After nine days in Toronto, it was clear to our city's first mayor that things weren't safe for him here. Mackenzie abandoned his plan to move his family home to Canada and headed back south. He would wait for things to calm down — for a time when he could live in Toronto without fearing for his life.

Meanwhile, back in Montreal, the debate over the Rebellion Losses Bill raged on for the rest of the month and into March. The Tories filibustered their asses off. Every hour of every day, they were on the floor of the legislature, denouncing the bill, killing time while right-wing newspapers printed inflammatory headlines. Anger among Tory supporters grew. They called on Lord Elgin to do what the appointed Governors had always done when they were backed into a corner: step in on the side of the conservatives and dissolve parliament, snuffing out the bill — and with it, our democracy. "The Tory party," Elgin wrote in another letter home to England, "are doing what they can by menace, intimidation and appeals of passions to drive me to a coup d'etat."

But Elgin did nothing. On March 9th, the Rebellion Losses Bill passed. Now all it needed was his signature.

For nearly two whole months after that, it wasn't clear what Elgin would do next. He literally just stayed home, at the Governor General's residence outside Montreal. While Baldwin and LaFontaine waited for his signature, Tories and their supporters begged and pleaded and threatened, demanding that Elgin not sign the bill. It would doom the country, they claimed. But in the meantime, dozens of other laws had been passed by parliament. They needed signatures, too. One way or another, the Governor General was going to have to decide.

Elgin gets into his carriage
It was on a Wednesday – on April 25th – that Lord Elgin stepped outside his home, climbed into his carriage and headed into the capital. He pulled up to the parliament buildings around four o'clock in the afternoon. He was escorted upstairs, where he signed every single one of the bills that was waiting for him. Including the Rebellion Losses Bill.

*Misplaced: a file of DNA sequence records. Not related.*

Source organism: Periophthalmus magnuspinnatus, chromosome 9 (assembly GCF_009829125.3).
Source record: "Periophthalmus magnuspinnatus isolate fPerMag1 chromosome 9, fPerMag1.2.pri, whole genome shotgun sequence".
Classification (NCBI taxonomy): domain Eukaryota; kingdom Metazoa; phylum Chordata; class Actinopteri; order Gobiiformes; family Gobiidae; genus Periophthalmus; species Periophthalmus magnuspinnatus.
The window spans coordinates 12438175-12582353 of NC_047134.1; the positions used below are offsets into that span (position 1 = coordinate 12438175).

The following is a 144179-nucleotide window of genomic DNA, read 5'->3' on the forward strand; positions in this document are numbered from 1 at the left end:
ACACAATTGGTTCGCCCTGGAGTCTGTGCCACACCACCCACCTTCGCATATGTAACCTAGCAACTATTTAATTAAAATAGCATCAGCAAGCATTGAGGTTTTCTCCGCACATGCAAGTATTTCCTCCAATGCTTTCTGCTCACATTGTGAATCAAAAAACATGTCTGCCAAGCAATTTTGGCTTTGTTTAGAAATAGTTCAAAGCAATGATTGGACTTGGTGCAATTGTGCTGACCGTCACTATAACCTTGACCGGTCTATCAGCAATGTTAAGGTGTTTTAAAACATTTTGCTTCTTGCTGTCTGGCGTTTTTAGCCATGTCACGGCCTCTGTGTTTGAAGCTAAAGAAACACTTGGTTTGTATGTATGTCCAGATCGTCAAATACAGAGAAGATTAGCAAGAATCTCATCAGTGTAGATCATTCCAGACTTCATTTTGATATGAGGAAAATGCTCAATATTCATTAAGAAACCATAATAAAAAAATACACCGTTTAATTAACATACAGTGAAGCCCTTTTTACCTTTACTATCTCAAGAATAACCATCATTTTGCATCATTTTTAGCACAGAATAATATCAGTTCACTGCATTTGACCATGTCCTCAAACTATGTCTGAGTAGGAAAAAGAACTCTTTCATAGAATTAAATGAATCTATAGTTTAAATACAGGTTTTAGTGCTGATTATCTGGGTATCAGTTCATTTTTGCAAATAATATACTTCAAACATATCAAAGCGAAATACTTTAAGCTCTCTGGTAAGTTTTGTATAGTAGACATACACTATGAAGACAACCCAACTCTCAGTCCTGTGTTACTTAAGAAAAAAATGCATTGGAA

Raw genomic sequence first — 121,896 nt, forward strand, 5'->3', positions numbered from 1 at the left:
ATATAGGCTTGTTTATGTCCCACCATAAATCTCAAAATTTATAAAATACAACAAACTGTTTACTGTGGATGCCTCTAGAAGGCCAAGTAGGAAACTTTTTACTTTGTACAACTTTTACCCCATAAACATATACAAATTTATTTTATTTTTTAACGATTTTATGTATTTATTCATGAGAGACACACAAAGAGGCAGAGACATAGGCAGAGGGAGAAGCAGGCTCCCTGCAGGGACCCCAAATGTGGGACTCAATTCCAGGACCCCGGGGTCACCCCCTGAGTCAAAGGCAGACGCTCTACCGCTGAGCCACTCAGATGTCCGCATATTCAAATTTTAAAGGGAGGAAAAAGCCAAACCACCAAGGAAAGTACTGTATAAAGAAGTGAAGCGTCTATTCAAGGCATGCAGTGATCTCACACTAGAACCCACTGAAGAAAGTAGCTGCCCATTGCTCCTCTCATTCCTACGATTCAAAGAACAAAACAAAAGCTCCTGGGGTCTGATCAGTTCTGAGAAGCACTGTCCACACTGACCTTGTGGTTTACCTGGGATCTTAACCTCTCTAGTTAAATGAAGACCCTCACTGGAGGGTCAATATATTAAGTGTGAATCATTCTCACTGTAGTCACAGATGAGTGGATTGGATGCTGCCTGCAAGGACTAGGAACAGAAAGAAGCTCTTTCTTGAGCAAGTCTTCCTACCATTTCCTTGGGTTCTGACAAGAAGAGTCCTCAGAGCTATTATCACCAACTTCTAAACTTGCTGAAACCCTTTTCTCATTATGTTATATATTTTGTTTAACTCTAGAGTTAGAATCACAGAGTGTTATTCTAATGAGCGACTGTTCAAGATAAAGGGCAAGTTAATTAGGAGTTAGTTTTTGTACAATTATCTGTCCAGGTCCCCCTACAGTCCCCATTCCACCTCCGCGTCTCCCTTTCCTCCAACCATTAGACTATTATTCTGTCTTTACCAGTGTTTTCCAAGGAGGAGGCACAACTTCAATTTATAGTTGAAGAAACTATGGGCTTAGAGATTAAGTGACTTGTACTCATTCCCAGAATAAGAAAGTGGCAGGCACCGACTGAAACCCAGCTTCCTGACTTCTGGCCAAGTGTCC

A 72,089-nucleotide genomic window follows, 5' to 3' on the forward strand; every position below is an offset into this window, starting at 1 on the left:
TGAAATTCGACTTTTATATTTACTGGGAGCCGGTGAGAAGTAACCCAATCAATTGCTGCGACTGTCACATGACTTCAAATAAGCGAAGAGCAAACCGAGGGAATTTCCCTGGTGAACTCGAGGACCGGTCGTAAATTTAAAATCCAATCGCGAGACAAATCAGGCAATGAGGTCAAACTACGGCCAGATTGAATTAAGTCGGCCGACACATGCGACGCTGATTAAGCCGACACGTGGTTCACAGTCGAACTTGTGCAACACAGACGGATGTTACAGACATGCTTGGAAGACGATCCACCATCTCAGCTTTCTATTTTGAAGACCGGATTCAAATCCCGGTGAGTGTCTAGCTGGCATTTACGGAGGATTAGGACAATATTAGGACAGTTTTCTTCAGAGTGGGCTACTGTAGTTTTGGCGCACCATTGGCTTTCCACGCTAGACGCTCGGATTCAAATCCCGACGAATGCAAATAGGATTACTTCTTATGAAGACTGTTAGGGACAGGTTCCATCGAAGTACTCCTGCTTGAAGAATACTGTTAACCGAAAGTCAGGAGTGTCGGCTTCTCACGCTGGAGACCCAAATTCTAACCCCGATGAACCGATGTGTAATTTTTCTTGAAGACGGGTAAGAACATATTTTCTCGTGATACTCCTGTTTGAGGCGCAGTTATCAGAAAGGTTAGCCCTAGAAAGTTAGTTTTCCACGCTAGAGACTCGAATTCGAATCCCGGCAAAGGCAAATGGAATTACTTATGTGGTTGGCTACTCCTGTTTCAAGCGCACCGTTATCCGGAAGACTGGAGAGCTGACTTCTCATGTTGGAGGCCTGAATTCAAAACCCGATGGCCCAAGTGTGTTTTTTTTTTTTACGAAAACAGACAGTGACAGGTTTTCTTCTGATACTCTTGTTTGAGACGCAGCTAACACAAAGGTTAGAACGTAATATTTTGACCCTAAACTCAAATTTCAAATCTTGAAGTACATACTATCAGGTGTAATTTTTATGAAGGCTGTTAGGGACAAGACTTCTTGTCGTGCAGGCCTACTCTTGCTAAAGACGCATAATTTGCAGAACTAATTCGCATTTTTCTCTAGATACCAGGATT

The fight had taken nearly fifty years. Canadians had died for democracy. They had been hanged for it, rotted in jail for it, been banished from the country they loved. But now, Baldwin and LaFontaine and the thousands upon thousands upon thousands of English- and French-speaking Canadians united behind them had won. The head of the British government in Canada had just acknowledged the people of Canada as the true rulers of our country.

Canada was a democracy.

The exact timing came as a bit of a surprise; it seems Elgin hadn't told anyone he was coming. But news travelled fast. By the time the Governor General got back outside, an angry mob of conservatives was already waiting for him. He climbed into his carriage under a rain of insults, boos, eggs and tomatoes. He was drenched. But that was just a faint hint of things to come. Tories were pissed the fuck off. They weren't ready to give up – they were ready to get violent. The fight wasn't quite over yet, and the next stage of the struggle would begin that very night, as the parliament buildings burned.

I'll tell that part of the story in my next post in this series. 


A whole heck of a lot of this comes from John Raulston Saul's amazing Louis-Hippolyte LaFontaine and Robert Baldwin book, which, if you're at interested in this stuff, you should absolutely totally definitely check out. You can buy it here, or get it from the library here. I also got some of the info about Mackenzie's brief trip home from here

Kind of an interesting footnote on the Rebellion Losses Bill: the Reformers did compromise with the Tories a bit. Originally, the bill paid damages to any Lower Canadians, regardless of their involvement in the Rebellions. But eventually, the Reformers agreed to deny funds to anyone who was convicted in the wake of the violence. That was controversial since the courts that convicted them weren't impartial – they were headed by John Colborne, the very same Governor General who had laid the government troops against the rebels. Not exactly the most unbiased jurist. So guys like the amnestied Lower Canadian rebel, Louis-Joesph Papineau were outraged by the compromise and caused real trouble for Baldwin and LaFontaine as they tried to the pass the bill.

And, finally, as I mention briefly in the body of the post, Responsible Government, actually came to Nova Scotia before it came to the Province of Canada. There, the fight was led by a reformer by the name of Joseph Howe. There, the British government began to relent by the end of 1847. The Colonial Secretary, John Grey (sort of the liaison between the English government and the colonies – who also happened to be Lord Elgin's uncle-in-law (is that a thing?)) wrote to the Lieutenant Governor of Nova Scotia in November of that year: "It is neither possible nor desirable, to govern any of the British provinces of North America in opposition to the opinion of its inhabitants."

This post is related to dream
10 The Battle of Montgomery's Tavern
William Lyon Mackenzie, 1837